Room to Rock
Saddle River’s Rich Taylor is enamored by the look, feel and sound of guitars. Could that be why he’s chosen to collect them—to the tune of 100-odd models?
Rich Taylor isn’t lead-guitarist material, but that’s a fact the Saddle River resident doesn’t fret over—he accepted it a long, long time ago. Though he barely plays a lick (so he modestly says), he is one of the leading guitar collectors in North Jersey and has amassed a stockade large enough to make Leo Fender smile.
Inside Taylor’s 8,000-square-foot home is an entire room dedicated to housing his guitars. He estimates the collection is north of 100 six-strings plus a handful of hefty bass guitars and other instruments. And you can’t hear the power of each axe without an amp—he has approximately 60 of those in different styles, sizes and wattages. It’s quite a collection for someone not named Clapton, Page or Van Halen.
Taylor did play regularly when he was a young teenager. He bought his first guitar in 1967, a Harmony Monterey, and he jammed with the spirits of Cream, Jimi Hendrix, The Beatles and The Who inside of him. But by the time he reached 15, any dreams of becoming the next Pete Townshend and playing to sold-out arenas vanished. Life and reality, as they say, got in the way.
Though he had stopped playing, Taylor never stopped loving guitars. He began collecting them, acquiring long necks while passing life’s other milestones: graduating from Bergen Catholic and college, marrying a lifelong friend, starting a family and a business. He and his wife of more than 40 years, Aleta, are also notable community volunteers—Taylor is a longtime board member of Paterson-based homeless shelter Eva’s Village.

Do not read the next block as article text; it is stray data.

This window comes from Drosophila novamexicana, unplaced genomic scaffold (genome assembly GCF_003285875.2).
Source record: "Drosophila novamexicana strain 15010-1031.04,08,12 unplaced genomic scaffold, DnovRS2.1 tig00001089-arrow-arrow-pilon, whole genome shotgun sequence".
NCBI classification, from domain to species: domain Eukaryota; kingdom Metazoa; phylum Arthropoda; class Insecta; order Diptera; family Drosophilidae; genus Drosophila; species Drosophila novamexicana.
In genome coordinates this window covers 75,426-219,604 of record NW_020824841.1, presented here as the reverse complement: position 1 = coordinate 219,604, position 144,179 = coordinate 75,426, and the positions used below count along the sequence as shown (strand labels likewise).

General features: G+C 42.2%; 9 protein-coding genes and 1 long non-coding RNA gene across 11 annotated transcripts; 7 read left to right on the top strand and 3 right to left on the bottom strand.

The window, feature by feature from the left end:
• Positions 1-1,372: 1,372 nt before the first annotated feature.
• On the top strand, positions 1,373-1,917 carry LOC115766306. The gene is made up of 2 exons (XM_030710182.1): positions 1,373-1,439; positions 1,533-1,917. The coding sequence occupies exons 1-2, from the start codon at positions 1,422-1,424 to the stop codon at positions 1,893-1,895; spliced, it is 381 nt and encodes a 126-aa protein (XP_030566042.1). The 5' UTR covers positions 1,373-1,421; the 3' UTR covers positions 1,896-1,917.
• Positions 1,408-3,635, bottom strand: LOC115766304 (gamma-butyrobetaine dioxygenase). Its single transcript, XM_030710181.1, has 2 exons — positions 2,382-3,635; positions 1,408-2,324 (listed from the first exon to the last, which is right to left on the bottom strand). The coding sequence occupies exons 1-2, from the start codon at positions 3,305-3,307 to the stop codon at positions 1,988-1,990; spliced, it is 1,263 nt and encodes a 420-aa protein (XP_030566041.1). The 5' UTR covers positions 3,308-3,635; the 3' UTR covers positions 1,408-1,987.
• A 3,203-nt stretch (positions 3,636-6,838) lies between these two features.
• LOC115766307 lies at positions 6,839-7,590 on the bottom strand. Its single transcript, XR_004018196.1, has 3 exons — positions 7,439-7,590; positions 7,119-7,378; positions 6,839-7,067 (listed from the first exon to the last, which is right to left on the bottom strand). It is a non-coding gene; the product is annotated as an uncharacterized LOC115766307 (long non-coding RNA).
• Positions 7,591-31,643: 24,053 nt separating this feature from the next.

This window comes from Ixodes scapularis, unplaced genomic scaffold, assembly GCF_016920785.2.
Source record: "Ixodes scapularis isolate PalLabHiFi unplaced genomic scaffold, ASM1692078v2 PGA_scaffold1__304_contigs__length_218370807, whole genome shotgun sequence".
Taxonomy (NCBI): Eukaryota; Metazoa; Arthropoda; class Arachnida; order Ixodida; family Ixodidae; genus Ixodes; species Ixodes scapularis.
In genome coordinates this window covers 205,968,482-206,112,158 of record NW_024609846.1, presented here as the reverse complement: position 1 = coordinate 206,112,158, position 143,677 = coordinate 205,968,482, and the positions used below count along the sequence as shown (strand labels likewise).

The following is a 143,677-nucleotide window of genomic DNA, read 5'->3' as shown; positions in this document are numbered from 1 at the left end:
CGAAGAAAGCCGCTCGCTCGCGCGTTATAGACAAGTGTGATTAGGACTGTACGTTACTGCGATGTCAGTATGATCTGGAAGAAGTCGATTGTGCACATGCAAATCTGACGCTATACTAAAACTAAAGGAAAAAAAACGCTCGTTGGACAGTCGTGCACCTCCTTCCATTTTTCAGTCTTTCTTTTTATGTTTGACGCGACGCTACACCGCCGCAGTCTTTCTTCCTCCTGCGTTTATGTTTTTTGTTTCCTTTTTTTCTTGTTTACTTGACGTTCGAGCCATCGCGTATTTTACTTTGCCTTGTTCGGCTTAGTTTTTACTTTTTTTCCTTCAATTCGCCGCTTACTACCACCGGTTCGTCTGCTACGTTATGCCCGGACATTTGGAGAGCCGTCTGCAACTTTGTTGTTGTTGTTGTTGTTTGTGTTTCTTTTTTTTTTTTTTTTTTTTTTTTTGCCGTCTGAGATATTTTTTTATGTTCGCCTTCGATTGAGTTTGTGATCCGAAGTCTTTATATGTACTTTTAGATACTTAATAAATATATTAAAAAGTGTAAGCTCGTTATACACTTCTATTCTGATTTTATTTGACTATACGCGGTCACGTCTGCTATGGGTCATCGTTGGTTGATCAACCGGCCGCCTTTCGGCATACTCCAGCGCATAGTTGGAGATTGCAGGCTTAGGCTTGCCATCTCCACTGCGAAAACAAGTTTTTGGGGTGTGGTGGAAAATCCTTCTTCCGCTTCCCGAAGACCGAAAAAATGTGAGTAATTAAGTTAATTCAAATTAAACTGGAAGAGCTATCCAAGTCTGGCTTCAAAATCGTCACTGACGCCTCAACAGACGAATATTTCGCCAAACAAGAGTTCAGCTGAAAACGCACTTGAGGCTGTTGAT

“I’m grateful for what I have in life, my family and a good business,” says Taylor, who’s now in his mid-60s. “I’m grateful that I’ve been so blessed that I could continue collecting guitars.”
Like other collectors, Taylor uses all of his resources to add to his arsenal. There are visits to shops and dealers, online searches and treks to conventions and guitar company headquarters. “I’ve bought a few at Sam Ash in Paramus. It’s a collector community out there,” he explains. “It’s something that sits with the soul.”
That old Harmony he started with? He still has it—the luscious curves and rich, seductive sound were too good to let go of—and today it’s one of the centerpieces of his collection, which includes vintage, modern and custom pieces in a variety of woods like mahogany, maple and Brazilian rosewood. Also in his treasure chest are roughly 18 Fender Stratocasters, an amp signed by former Saturday Night Live band lead guitarist G.E. Smith and an impressive lineup of Gibson guitars: a stunning display of Les Pauls in cherry and sunburst, a Les Paul Black Beauty, a custom-built axe signed by Les Paul himself and more. (Sorry, metalheads, he doesn’t own a Flying V—yet.)
“It’s hard to pick a favorite. You like each one for different reasons,” says Taylor.
He loves guitars and music so much that he attends numerous guitar festivals and concerts and hosts private jams with friends at his home. A September session included legendary jazz guitarist Bucky Pizzarelli.
“I don’t play much—in fact, I play well enough to clear a room,” Taylor jokes. “I’m more of a collector than a player. I just love everything about guitars, from the way they look to their sound. And I love the music that goes with them.”